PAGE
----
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Tuesday, November 15, 2022

On the Road: New Mexico at Last

View from Pajarito Rest Area, New Mexico


The scene above, from a photograph taken today, was familiar to me from the first time the Artist and I made the trek from Northport, Michigan, to Dos Cabezas, Arizona. That cold January day in 2015, when we paused with cameras at the Pajarito Rest Area, the wind was fierce, and a worker told me with some amusement that many Northerners, somewhat to their dismay, arrive just in time for the windiest New Mexico season. In my opinion, the views more than made up for the wind. "We're someplace different," the Artist said. He liked to say that.


And if I say, “New Mexico at last!” you can be sure I will also say, a little way down the road, “Santa Rosa! Finally!” 

Remember when I posted a shot of this theatre last fall?

The little town in New Mexico captured my heart in April of 2015, when we stopped to explore on our way back to Michigan, and on every trip thereafter, we stopped at least for a meal in Santa Rosa and often overnight and usually found time to cruise slowly around town to visit again and again our favorite sites.


“We should spend a few days here sometime,” the Artist said. I agreed readily. In the spring, when the water is warm enough for swimming. Maybe find out when a rodeo might be scheduled. Try a couple more restaurants. But “when we have more time” has a way of never arriving, since every sunset subtracts a day from however many any of us may have left, and we never know how many that is to begin with.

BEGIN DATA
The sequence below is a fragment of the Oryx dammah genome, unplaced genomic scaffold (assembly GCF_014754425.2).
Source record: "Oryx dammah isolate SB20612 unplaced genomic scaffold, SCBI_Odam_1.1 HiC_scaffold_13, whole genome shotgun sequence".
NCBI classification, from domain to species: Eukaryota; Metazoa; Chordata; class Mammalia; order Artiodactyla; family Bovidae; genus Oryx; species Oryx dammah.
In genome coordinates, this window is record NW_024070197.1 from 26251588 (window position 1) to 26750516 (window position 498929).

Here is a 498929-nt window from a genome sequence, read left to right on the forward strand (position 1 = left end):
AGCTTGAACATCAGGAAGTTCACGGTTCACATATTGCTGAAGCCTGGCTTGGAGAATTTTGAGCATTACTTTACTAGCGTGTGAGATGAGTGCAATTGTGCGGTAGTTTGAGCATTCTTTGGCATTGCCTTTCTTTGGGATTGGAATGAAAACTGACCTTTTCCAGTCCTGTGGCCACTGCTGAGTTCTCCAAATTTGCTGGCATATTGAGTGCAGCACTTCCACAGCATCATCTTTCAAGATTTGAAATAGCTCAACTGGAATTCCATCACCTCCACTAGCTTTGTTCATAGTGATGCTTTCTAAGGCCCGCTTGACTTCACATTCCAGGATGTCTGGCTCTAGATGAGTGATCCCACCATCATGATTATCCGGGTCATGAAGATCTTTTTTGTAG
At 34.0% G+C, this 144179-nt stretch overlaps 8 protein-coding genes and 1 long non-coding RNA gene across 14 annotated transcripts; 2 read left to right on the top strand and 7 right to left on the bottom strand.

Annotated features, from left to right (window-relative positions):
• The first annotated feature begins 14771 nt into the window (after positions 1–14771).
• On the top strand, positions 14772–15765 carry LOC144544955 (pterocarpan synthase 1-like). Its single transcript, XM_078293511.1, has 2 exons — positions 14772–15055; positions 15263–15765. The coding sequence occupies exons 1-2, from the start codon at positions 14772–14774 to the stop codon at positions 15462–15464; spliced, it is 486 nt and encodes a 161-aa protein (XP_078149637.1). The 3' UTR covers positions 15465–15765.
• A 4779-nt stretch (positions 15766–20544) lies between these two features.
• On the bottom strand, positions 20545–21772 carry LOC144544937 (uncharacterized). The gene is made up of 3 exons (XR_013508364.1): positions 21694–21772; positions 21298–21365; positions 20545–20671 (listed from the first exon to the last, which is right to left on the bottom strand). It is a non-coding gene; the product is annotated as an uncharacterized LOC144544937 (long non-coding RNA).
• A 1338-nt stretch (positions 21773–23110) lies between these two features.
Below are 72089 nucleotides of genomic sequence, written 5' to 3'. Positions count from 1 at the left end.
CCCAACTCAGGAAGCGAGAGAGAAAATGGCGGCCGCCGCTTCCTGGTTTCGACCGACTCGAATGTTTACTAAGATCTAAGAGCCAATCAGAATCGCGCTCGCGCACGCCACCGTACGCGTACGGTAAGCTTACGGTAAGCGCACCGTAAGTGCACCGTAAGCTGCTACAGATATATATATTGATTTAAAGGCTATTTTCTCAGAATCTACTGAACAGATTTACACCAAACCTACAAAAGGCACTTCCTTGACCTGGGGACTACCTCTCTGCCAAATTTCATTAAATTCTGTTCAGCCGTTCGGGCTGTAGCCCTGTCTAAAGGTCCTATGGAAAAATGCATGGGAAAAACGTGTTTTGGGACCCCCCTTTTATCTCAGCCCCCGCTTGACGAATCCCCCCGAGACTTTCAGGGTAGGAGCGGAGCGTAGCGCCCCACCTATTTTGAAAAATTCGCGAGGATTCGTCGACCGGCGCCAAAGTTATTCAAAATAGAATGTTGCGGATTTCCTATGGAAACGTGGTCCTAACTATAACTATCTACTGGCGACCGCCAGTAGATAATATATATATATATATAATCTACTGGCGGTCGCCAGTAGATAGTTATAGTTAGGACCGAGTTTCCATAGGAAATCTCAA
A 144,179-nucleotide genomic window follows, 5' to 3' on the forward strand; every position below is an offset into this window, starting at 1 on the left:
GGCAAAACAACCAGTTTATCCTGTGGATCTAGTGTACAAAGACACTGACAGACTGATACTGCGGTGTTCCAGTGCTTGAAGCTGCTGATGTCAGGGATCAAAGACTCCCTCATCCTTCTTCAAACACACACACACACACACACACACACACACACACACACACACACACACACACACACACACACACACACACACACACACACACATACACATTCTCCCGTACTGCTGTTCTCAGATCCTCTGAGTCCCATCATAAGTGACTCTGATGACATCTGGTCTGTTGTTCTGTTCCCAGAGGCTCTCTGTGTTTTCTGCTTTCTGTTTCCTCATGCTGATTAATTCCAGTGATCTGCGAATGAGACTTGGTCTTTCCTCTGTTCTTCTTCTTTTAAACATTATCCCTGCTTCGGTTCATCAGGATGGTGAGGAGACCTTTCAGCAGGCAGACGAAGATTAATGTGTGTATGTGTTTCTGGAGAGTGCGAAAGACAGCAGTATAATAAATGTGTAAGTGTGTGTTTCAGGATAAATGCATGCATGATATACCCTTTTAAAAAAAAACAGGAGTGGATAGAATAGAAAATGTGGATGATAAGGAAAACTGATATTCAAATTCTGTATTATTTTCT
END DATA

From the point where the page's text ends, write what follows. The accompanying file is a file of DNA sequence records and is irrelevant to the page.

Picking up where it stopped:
Although I had gotten a motel room early on Monday, not wanting to endure any more stress on ice-covered and slippery highways, with more snow still coming down, I didn’t sleep all that well, mostly because Sunny didn’t. She would hear voices in the hall … or outside in the parking lot … and she seemed to feel called upon to bark a warning. Sigh! What a coincidence that Patricia McConnell wrote a post on that very subject on that very day (November 14)! I read the whole article, although, as you might guess, getting a dog to stop barking is a long-term project, even for Patricia McConnell.


The good news was that the roads were clear on Tuesday morning, despite the very cold temperature in Liberal, Kansas: 20 degrees Fahrenheit, down from 50 two days earlier. Slush in the parking lot was frozen, footing treacherous. But we were on the road by 9 o’clock (Kansas time) and knocked off the Oklahoma panhandle in less than an hour. Even Dalhart, Texas, which I had dreaded because of all the giant trucks that converge on that area from all directions, was a snap! Going through Dalhart early in the day must be the secret to making it easy. Coming in at sunset is something you definitely want to avoid.